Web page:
Pharmacologic: 5-HT3 antagonists
Prevention of nausea and vomiting associated with emetogenic chemotherapy. Prevention and treatment of postoperative nausea/vomiting.
Blocks the effects of serotonin at receptor sites (selective antagonist) located in vagal nerve terminals and in the chemoreceptor trigger zone in the CNS. Therapeutic Effects: Decreased incidence and severity of nausea/vomiting associated with emetogenic chemotherapy or surgery.
Adverse Reactions/Side Effects
CNS: headache (increased in cancer patients), dizziness, fatigue, syncope. CV: bradycardia, ECG changes, hypertension, hypotension, tachycardia. GI: diarrhea, dyspepsia. GU: oliguria. Derm: pruritus. Misc: chills, fever, pain.
PHYSICAL THERAPY IMPLICATIONS
Examination and Evaluation
Monitor improvements in GI symptoms (nausea, vomiting) to help document whether drug therapy is successful.
Assess heart rate, ECG, and heart sounds, especially during exercise (See Appendices G, H). Report any rhythm disturbances or symptoms of increased arrhythmias, including palpitations, chest discomfort, shortness of breath, fainting, and fatigue/weakness.
Assess blood pressure (BP) and compare to normal values (See Appendix F). Report changes in BP, either a problematic decrease in BP (hypotension) or a sustained increase in BP (hypertension).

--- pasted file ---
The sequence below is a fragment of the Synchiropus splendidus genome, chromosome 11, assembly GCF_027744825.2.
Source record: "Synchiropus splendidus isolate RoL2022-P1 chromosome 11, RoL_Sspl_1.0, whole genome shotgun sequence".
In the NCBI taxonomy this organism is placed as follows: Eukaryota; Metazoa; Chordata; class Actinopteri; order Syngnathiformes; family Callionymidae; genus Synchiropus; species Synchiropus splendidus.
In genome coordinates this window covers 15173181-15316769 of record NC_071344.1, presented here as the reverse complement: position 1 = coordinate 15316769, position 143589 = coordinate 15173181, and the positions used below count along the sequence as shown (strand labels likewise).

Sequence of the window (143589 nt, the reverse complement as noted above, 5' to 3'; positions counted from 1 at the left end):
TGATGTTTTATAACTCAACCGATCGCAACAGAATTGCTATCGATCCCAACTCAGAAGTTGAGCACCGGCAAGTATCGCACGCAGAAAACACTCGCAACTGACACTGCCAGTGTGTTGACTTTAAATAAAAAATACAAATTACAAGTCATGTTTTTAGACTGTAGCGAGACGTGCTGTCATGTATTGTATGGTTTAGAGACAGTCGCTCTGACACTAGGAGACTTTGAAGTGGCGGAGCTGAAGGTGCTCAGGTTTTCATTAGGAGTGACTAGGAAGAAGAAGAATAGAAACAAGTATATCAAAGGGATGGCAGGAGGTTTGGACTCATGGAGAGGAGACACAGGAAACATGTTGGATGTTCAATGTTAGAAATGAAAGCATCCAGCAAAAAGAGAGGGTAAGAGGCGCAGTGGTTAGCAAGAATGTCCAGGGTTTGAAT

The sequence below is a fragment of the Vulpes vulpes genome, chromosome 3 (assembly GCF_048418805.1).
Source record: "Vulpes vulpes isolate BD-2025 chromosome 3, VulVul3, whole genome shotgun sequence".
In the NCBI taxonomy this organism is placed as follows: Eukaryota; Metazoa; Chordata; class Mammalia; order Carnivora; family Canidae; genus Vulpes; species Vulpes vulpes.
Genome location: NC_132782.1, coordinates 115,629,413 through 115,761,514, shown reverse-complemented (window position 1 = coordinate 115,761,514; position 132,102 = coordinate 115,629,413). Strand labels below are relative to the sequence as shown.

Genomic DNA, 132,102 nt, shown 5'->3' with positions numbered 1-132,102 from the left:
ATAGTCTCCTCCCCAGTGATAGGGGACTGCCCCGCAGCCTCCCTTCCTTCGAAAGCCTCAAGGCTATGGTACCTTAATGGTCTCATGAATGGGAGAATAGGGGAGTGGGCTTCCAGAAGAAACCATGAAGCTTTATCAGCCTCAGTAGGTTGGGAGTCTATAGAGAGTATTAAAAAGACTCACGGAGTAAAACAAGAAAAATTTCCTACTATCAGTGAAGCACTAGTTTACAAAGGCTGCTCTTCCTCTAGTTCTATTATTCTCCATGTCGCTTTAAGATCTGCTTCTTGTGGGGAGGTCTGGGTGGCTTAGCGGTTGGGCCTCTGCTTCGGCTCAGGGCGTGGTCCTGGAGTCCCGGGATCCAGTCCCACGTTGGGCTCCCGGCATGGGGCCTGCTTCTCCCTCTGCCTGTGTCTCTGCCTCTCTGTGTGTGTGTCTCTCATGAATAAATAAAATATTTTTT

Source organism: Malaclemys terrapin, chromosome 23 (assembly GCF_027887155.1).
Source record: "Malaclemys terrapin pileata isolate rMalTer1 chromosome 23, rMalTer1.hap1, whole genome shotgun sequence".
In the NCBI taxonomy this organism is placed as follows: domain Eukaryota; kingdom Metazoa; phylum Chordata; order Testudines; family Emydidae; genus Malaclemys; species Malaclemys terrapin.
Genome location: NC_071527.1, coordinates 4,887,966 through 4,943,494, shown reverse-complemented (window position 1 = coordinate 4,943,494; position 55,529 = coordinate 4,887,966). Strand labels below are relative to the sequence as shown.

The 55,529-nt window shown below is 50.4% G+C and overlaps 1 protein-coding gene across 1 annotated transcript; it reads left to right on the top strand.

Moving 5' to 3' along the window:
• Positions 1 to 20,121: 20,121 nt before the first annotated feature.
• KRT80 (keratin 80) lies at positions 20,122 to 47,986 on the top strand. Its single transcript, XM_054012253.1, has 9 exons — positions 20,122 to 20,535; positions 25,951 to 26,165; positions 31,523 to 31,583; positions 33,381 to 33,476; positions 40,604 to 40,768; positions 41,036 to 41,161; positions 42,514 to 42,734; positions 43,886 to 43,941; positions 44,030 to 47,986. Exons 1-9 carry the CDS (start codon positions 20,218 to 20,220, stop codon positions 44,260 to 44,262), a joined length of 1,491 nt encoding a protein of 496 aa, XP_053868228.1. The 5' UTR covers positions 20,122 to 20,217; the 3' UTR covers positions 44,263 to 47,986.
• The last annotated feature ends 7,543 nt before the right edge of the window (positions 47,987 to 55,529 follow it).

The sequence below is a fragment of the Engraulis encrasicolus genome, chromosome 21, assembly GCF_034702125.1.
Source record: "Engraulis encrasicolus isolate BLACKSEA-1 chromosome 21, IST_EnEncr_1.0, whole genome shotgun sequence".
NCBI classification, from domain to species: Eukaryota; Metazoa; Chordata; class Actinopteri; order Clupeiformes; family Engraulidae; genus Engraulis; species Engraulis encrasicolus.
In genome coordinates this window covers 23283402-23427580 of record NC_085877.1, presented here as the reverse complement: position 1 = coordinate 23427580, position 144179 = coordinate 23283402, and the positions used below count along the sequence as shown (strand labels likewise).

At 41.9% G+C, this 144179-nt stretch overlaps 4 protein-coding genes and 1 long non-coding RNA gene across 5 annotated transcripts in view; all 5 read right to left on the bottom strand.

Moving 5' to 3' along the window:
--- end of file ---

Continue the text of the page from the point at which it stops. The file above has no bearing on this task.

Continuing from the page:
Assess any unexplained or unusual pain to rule out musculoskeletal pathology; that is, try to determine if pain is drug-induced rather than caused by anatomic or biomechanical problems.
Assess dizziness or syncope that affects gait, balance, and other functional activities (See Appendix C). Report balance problems and functional limitations to the physician and nursing staff, and caution the patient and family/caregivers to guard against falls and trauma.
Because of the risk of arrhythmias and abnormal BP responses, use caution during aerobic exercise and other forms of therapeutic exercise. Assess exercise tolerance frequently (BP, heart rate, fatigue levels), and terminate exercise immediately if any untoward responses occur (See Appendix L).
Instruct patient to report bothersome or prolonged side effects, including headache, itching skin, problems with urination, chills, fever, or GI effects (diarrhea, indigestion).
Absorption: Well absorbed but rapidly metabolized to hydrodolasetron, the active metabolite.
Metabolism and Excretion: 61% of hydrodolasetron is excreted unchanged by the kidneys.
Half-life: Hydrodolasetron—8.1 hr (shorter in children).
Contraindicated in: Hypersensitivity.
Use Cautiously in: Patients with risk factors for prolongation of cardiac conduction intervals (hypokalemia, hypomagnesemia, concurrent diuretic or antiarrhythmic therapy, congenital QT syndrome, ...